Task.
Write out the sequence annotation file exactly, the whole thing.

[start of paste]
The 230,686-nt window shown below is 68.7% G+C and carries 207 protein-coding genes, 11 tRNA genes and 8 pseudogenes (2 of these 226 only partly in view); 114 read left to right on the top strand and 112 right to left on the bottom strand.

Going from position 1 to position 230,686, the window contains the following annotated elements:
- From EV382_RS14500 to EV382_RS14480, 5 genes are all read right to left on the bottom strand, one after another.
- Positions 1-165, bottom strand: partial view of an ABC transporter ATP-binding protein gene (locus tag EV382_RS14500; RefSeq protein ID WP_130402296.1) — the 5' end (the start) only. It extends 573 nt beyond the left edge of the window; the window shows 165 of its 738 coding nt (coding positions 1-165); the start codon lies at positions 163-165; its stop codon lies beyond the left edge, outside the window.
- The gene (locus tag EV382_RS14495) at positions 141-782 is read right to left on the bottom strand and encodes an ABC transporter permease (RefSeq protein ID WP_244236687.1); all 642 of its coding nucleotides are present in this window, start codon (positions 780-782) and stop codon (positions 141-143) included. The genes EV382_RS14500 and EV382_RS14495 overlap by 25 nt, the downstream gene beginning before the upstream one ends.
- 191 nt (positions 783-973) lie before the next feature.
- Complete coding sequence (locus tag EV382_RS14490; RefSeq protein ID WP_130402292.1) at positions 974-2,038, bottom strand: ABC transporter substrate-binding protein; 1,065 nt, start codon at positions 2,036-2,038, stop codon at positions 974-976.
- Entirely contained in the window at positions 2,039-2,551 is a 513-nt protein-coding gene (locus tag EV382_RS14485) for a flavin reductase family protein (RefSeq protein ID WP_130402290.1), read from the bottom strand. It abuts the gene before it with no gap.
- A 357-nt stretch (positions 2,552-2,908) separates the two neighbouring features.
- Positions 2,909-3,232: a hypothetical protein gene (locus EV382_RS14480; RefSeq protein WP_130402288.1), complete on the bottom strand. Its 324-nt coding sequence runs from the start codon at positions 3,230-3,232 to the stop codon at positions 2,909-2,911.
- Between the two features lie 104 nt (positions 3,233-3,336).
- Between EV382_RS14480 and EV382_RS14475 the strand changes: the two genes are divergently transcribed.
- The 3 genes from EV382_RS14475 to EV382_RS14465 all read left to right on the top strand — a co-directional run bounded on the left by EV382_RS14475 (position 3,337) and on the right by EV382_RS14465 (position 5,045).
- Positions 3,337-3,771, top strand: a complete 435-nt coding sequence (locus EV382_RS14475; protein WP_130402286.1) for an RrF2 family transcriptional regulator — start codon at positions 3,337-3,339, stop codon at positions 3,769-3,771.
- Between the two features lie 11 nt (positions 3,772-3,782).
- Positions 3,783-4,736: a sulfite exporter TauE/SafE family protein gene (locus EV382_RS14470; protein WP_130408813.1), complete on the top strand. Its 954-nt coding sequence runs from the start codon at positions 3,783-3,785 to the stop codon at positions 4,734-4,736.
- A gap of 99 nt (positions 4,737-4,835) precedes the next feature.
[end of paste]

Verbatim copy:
The 230,686-nt window shown below is 68.7% G+C and carries 207 protein-coding genes, 11 tRNA genes and 8 pseudogenes (2 of these 226 only partly in view); 114 read left to right on the top strand and 112 right to left on the bottom strand.

Going from position 1 to position 230,686, the window contains the following annotated elements:
- From EV382_RS14500 to EV382_RS14480, 5 genes are all read right to left on the bottom strand, one after another.
- Positions 1-165, bottom strand: partial view of an ABC transporter ATP-binding protein gene (locus tag EV382_RS14500; RefSeq protein ID WP_130402296.1) — the 5' end (the start) only. It extends 573 nt beyond the left edge of the window; the window shows 165 of its 738 coding nt (coding positions 1-165); the start codon lies at positions 163-165; its stop codon lies beyond the left edge, outside the window.
- The gene (locus tag EV382_RS14495) at positions 141-782 is read right to left on the bottom strand and encodes an ABC transporter permease (RefSeq protein ID WP_244236687.1); all 642 of its coding nucleotides are present in this window, start codon (positions 780-782) and stop codon (positions 141-143) included. The genes EV382_RS14500 and EV382_RS14495 overlap by 25 nt, the downstream gene beginning before the upstream one ends.
- 191 nt (positions 783-973) lie before the next feature.
- Complete coding sequence (locus tag EV382_RS14490; RefSeq protein ID WP_130402292.1) at positions 974-2,038, bottom strand: ABC transporter substrate-binding protein; 1,065 nt, start codon at positions 2,036-2,038, stop codon at positions 974-976.
- Entirely contained in the window at positions 2,039-2,551 is a 513-nt protein-coding gene (locus tag EV382_RS14485) for a flavin reductase family protein (RefSeq protein ID WP_130402290.1), read from the bottom strand. It abuts the gene before it with no gap.
- A 357-nt stretch (positions 2,552-2,908) separates the two neighbouring features.
- Positions 2,909-3,232: a hypothetical protein gene (locus EV382_RS14480; RefSeq protein WP_130402288.1), complete on the bottom strand. Its 324-nt coding sequence runs from the start codon at positions 3,230-3,232 to the stop codon at positions 2,909-2,911.
- Between the two features lie 104 nt (positions 3,233-3,336).
- Between EV382_RS14480 and EV382_RS14475 the strand changes: the two genes are divergently transcribed.
- The 3 genes from EV382_RS14475 to EV382_RS14465 all read left to right on the top strand — a co-directional run bounded on the left by EV382_RS14475 (position 3,337) and on the right by EV382_RS14465 (position 5,045).
- Positions 3,337-3,771, top strand: a complete 435-nt coding sequence (locus EV382_RS14475; protein WP_130402286.1) for an RrF2 family transcriptional regulator — start codon at positions 3,337-3,339, stop codon at positions 3,769-3,771.
- Between the two features lie 11 nt (positions 3,772-3,782).
- Positions 3,783-4,736: a sulfite exporter TauE/SafE family protein gene (locus EV382_RS14470; protein WP_130408813.1), complete on the top strand. Its 954-nt coding sequence runs from the start codon at positions 3,783-3,785 to the stop codon at positions 4,734-4,736.
- A gap of 99 nt (positions 4,737-4,835) precedes the next feature.